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How will non working women pay their share of Property Tax


rockofcashel

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Joined
Jan 23, 2005
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7,956
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www.sinnfein.ie
There have been many discussions regarding the proposed property tax and in a number of them I have asked what I believe to be a pertinent question, that has never been answered by those advocating the tax.

We now also have the "big stick" of Revenue being waved at people but again, my question has not been adequately answered.. so maybe a dedicated thread might tease the answer out of people.


It is as simple as this...

A property tax is to be levied on all property owners, with Revenue making a valuation, and then levying the valuation on the property owner, where should the owner refuse to pay the tax, will give Revenue the right to have the tax paid through a levy on the property owners income.


However, in many many cases in this country, properties are "jointly owned" (by married couples), and there is only one income coming into the household (either husband or wife)...

Now, what if one of the joint owners, for example a husband, refuses to pay what he considers, his fellow joint owners portion of the tax ?

And what then of that joint owner does not have an income of their own with which to pay the tax with ?

Does a husband for example, have a legal obligation to pay for what is in effect a wife's bill ?

And the Irish Constitution protects a housewife from being forced from the home for economic reasons ...

So, if one joint owner doesn't have an income.. how will the tax be levied on them ?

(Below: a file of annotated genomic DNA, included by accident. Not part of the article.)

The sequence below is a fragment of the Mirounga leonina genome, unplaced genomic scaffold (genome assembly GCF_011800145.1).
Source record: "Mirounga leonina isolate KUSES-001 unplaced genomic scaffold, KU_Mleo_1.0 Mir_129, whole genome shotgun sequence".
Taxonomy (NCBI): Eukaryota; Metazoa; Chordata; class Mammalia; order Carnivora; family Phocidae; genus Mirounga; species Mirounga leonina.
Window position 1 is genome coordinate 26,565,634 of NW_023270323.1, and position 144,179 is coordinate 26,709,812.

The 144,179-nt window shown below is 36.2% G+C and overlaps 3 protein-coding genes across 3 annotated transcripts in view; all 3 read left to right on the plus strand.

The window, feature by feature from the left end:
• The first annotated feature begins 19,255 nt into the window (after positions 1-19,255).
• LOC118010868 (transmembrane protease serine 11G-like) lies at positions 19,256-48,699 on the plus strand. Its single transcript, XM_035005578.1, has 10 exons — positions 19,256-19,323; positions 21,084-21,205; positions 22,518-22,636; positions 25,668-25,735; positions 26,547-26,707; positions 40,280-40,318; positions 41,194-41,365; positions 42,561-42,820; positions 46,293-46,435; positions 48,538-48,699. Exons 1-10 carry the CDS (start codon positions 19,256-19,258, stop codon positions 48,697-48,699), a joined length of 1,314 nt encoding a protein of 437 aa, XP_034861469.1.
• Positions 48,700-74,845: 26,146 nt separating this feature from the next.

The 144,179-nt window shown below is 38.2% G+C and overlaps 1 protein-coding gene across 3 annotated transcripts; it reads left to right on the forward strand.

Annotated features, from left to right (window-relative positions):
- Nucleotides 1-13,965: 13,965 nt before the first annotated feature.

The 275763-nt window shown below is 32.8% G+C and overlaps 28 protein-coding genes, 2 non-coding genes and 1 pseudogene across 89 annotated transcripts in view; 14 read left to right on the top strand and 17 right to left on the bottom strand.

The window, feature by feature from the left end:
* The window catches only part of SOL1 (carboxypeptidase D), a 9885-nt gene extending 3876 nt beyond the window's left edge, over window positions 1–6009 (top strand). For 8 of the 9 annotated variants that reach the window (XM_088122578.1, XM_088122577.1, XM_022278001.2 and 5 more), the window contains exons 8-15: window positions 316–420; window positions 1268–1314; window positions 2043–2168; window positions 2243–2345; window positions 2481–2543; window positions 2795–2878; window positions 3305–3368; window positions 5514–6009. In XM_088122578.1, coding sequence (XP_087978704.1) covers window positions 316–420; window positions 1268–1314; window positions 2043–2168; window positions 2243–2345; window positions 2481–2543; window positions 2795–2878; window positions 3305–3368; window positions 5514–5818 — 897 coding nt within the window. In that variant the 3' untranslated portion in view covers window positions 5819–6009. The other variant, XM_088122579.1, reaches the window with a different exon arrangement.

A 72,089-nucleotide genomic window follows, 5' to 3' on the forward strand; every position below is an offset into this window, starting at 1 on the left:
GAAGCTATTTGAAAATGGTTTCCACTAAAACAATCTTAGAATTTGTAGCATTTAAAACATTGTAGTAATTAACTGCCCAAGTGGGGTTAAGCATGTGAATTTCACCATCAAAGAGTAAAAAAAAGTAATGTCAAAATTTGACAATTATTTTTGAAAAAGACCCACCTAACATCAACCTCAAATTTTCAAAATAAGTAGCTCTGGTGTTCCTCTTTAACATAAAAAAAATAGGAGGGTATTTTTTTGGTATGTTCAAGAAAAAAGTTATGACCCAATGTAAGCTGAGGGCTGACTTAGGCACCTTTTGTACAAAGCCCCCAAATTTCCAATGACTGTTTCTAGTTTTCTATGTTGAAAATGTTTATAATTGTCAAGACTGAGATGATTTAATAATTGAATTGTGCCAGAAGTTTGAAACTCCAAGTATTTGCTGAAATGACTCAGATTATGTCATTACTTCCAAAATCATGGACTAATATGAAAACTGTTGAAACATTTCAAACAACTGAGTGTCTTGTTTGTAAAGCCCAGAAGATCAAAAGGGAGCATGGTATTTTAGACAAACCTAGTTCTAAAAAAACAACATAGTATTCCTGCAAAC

Analyzer

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Joined
Feb 14, 2011
Messages
46,201
This better be sorted out, or else the gamblers holding Seanie Bonds will be extremely annoyed.
 

bob3367

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Joined
Jan 11, 2007
Messages
8,083
There have been many discussions regarding the proposed property tax and in a number of them I have asked what I believe to be a pertinent question, that has never been answered by those advocating the tax.

We now also have the "big stick" of Revenue being waved at people but again, my question has not been adequately answered.. so maybe a dedicated thread might tease the answer out of people.


It is as simple as this...

A property tax is to be levied on all property owners, with Revenue making a valuation, and then levying the valuation on the property owner, where should the owner refuse to pay the tax, will give Revenue the right to have the tax paid through a levy on the property owners income.


However, in many many cases in this country, properties are "jointly owned" (by married couples), and there is only one income coming into the household (either husband or wife)...

Now, what if one of the joint owners, for example a husband, refuses to pay what he considers, his fellow joint owners portion of the tax ?

And what then of that joint owner does not have an income of their own with which to pay the tax with ?

Does a husband for example, have a legal obligation to pay for what is in effect a wife's bill ?

And the Irish Constitution protects a housewife from being forced from the home for economic reasons ...

So, if one joint owner doesn't have an income.. how will the tax be levied on them ?
Dunno what kind of a marriage you have, but we share everything.....

Not an issue for us, jointly assessed and all that, our choice and we will be paying.
 

SPN

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Feb 2, 2004
Messages
16,866
Jointly and severally.
 

rockofcashel

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Jan 23, 2005
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www.sinnfein.ie
Yep, it does

41.2.1 In particular, the State recognises that by her life within the home, woman gives to the State a support without which the common good cannot be achieved.